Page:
Let the Kinect hacking begin! Less than a month after the motion-detection camera hit shelves, hackers are starting to figure out all sorts of cool stuff you can do with Microsoft’s Xbox 360 wonder-gadget.
I am more interested in 3D gaming in my home than I am in 3D movies. I would bet that most folks feel the same way if they are into video games. I will wear glasses to play games, but watching TV with glasses isn’t appealing to me.
So Softbank just unveiled these new smartphones destined for the Japanese market that work in 3D and don’t require any 3D glasses. Do you still care? I probably don’t, but I’ll tell you about them anyway.
One of my favorite movies as a kid was TRON. I loved that movie and I am going to see the new 3D one as soon as the film hits theaters. If you like 3D movies, but you have a hard time with the ugly and uncomfortable 3D glasses they give you at the theater, Oakley has some sweet 3D glasses for you.
While this definitely isn’t the first time I’ve seen a lamp designed on a computer, it’s definitely the first one I’ve seen where the primary design tool was Microsoft Excel.
Ben Geebelen used Excel to create the pattern on his TulipK lamp, then used software called 3-matic and output it to a 3D printer to generate the tulip petals.
I like the idea of 3D in my home and on my computer, but I refuse to pay a premium for the feature, and then have to wear those stupid glasses. We all know that the tech needed for 3D with no glasses is in development, and for the most part the manufacturers are using the early systems’ need for active glasses as a way to make more money.
What is it with George Lucas’ incessant need to monkey with his original Star Wars flicks? First, he had to go and add a bunch of stupid, out-of-place CGI to the last major re-release, and now he’s planning on releasing them in 3D.
They say the grass is greener on the other side, and that seems to be the case in this joint survey conducted by the Cable & Telecommunications Association for Marketing and Nielsen regarding the appeal of 3DTV.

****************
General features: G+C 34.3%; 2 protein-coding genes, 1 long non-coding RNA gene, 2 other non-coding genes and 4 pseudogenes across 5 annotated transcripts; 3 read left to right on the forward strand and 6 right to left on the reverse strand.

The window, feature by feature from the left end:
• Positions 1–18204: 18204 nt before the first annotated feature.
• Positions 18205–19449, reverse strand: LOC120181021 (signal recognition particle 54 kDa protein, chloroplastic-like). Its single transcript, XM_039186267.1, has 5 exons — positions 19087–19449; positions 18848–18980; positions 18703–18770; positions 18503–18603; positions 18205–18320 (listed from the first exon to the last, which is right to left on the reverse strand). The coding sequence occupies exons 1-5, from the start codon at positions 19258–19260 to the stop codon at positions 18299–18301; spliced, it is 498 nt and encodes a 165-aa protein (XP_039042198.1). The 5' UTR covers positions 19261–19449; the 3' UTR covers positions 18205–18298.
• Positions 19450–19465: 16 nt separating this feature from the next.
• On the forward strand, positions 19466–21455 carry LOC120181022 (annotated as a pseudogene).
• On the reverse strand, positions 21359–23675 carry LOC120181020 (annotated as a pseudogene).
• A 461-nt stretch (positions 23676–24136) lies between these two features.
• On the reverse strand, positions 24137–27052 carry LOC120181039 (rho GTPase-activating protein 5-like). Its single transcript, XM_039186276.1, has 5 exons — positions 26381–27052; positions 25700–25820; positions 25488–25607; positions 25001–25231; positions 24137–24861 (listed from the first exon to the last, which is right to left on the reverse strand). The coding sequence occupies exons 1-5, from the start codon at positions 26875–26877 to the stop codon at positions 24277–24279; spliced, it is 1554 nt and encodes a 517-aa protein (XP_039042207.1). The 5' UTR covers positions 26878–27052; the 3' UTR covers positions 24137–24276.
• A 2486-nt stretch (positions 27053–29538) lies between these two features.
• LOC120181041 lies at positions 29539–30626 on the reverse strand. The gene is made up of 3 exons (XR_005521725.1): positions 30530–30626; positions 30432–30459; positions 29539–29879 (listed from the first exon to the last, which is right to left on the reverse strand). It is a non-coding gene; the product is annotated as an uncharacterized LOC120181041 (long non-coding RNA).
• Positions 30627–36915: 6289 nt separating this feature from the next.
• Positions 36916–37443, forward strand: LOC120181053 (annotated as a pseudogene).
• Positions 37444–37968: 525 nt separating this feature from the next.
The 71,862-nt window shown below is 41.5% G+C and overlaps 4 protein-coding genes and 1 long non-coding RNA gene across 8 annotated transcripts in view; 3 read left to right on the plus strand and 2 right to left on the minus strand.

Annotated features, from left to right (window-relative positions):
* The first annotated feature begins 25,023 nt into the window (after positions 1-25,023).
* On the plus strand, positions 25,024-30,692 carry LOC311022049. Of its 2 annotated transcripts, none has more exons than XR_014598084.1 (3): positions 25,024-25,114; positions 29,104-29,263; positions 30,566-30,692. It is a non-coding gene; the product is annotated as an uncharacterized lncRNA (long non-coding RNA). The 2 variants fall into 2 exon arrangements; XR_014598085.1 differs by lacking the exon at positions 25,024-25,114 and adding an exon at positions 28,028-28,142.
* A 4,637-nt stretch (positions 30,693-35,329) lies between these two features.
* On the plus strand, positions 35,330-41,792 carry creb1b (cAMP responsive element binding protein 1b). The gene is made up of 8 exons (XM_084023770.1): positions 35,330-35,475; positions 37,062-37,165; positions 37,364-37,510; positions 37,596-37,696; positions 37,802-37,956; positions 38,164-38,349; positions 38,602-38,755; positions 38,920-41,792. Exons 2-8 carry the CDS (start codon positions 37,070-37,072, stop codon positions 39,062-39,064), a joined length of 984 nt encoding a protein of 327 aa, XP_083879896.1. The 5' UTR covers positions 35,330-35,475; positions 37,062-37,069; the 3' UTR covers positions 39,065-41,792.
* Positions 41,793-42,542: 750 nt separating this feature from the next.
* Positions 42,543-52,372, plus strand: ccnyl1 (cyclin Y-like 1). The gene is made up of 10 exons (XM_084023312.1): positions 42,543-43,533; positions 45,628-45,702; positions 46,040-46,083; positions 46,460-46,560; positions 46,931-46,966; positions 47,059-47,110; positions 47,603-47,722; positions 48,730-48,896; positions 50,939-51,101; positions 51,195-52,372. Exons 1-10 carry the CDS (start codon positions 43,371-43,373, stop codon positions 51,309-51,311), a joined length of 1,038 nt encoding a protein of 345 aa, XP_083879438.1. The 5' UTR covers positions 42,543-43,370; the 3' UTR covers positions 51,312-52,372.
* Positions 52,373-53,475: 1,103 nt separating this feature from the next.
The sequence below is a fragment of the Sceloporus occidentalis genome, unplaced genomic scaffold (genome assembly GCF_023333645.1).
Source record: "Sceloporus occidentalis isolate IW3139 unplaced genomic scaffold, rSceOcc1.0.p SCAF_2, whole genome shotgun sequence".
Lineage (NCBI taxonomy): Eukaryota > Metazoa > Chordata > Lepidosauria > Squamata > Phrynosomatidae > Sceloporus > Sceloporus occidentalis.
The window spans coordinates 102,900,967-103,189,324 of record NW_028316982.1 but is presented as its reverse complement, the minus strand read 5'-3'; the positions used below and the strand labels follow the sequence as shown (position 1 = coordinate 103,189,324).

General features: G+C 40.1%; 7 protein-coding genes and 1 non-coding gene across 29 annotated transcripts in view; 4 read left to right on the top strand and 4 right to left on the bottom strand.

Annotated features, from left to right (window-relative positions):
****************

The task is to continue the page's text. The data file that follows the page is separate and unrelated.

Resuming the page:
Other than playing some games on my iPhone or iPad, I am not that big on portable gaming. My kids on the other hand, like to take a Nintendo DS with them on occasion during boring events that we will be stuck at for a while.
For those too young to remember, a View-Master is a device that shows pictures in stereoscopic 3D. The effect is achieved by placing a pair of film slides for each eye to see, to give the illusion of depth.
Sales of 3D TVs for the home have not been that great. It doesn’t take a genius to figure out the reasons why. The 3D TVs on the market right now are expensive, and the active glasses most of them require are expensive too.
I came across this unusual game over on IndieGames earlier today, and I have to say I like the way the early build is shaping up.
A small independent game studio called Santa Ragione created Tales of Unspoken World after being inspired by this stylized case design from the Famicase art exhibit a few of years ago.
Similar to the HoloAD trapezoidal display that we saw at CES, Aircord Labs’ N-3D uses a specially-coated transparent glass pyramid to give the viewer the illusion of a 3D display. An iPad placed on top of the pyramid projects three separate images, and each image is reflected in varying intensities on each of the three exposed sides of the pyramid, so that when you go around and look at the other sides, it’s like you’re viewing the other sides of the object being displayed as well.
Sony just introduced a video demonstrating this amazing new 360-degree display technology that’s something you might find in a James Cameron movie.
The new autostereoscopic display projects 360 individual slices of an image onto an array of special LEDs, providing a volumetric display you can walk around and view from any angle – without glasses.
Everything’s in 3D these days, so why shouldn’t Tetris get the X/Y/Z treatment too?
Researchers Peter Barnum Srinivasa Narasimhan, and Takeo Kanade at Carnegie Mellon University have come up with a way to project 3-dimensional images onto multiple curtains of water to form a volumetric display.